The Common or Eurasian buzzard belongs to the family Buteo buteo. They breed in Europe, Asia/Japan and winter in E. Africa, Malaya and S. China. British and Irish buzzards are sedentary. They inhabit forests and areas with scattered woodland. In Britain they are spreading into the lowland farmland areas from which they have been excluded for many years.
They have variable plumage raning from pale to dark brown. The tail is barred and there is often a white patch on the underside of the wings. They body length is 50-57 cm, with a wingspan of 113-128cm and weigh in the region of 0.5-1.3kg. They have a gull-like, high pitched mewing call.
Buzzards predominantely hunt rabbits, but also feed on rodents, ground birds, reptiles and carrion. They hunt by dropping on their prey from slow or hovering flight or from a perch. They nearly always kill the prey on the ground.
They perform spectacular aerial displays during the breeding season, with a pair of birds circling high in the sky and then tumbling down towards the ground. Buzzards are believed to mate for life. Breeding success is heavily dependant on food supplies. The nest is made of sticks, heather and other foliage, and is sited high up in a tree or on a cliff edge. The female lays 2-3 eggs from late March to May, which both sexes incubate for about 34 days. The chicks fledge after about 40-45 days but do not become independent for a further 6-8 weeks.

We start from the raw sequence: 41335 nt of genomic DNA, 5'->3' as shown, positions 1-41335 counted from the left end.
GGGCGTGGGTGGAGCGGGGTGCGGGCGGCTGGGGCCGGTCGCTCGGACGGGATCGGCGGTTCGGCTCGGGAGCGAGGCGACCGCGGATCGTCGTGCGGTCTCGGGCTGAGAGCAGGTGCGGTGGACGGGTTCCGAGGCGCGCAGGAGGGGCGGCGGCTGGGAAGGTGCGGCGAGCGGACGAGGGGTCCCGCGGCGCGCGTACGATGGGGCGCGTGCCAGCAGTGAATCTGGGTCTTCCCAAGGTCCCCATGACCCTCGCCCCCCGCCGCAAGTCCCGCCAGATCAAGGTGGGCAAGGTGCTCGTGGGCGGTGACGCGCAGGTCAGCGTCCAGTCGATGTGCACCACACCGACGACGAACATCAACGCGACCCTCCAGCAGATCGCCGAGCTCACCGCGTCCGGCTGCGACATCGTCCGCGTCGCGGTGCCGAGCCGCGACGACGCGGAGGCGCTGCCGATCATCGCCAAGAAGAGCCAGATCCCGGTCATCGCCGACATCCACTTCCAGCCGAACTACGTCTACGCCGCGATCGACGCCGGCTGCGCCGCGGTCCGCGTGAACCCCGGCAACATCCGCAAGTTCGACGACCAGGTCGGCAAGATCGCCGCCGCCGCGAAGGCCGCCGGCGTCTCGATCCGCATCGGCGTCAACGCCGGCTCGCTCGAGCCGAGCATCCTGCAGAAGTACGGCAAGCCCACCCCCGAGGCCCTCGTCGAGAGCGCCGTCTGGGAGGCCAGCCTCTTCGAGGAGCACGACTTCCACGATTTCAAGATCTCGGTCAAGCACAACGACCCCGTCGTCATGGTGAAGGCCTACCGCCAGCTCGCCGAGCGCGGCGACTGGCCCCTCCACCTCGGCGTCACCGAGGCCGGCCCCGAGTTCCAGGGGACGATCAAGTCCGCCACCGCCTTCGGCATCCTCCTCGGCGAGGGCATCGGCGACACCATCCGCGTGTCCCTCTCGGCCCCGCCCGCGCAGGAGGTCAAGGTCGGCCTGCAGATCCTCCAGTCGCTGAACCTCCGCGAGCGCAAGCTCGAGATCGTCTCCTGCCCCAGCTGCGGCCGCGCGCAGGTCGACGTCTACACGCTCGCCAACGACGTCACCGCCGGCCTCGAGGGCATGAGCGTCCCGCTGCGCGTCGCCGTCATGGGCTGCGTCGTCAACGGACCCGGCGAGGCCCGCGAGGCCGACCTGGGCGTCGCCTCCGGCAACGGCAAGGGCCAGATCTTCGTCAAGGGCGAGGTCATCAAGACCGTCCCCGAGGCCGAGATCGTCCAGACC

Our pair of buzzards nested this year but didn't have any luck in hatching but you can see pictures of their nest site below.
The female has just flown back onto the nest.
She then pulls the eggs back underneath her.
Sat comfortably back on the nest.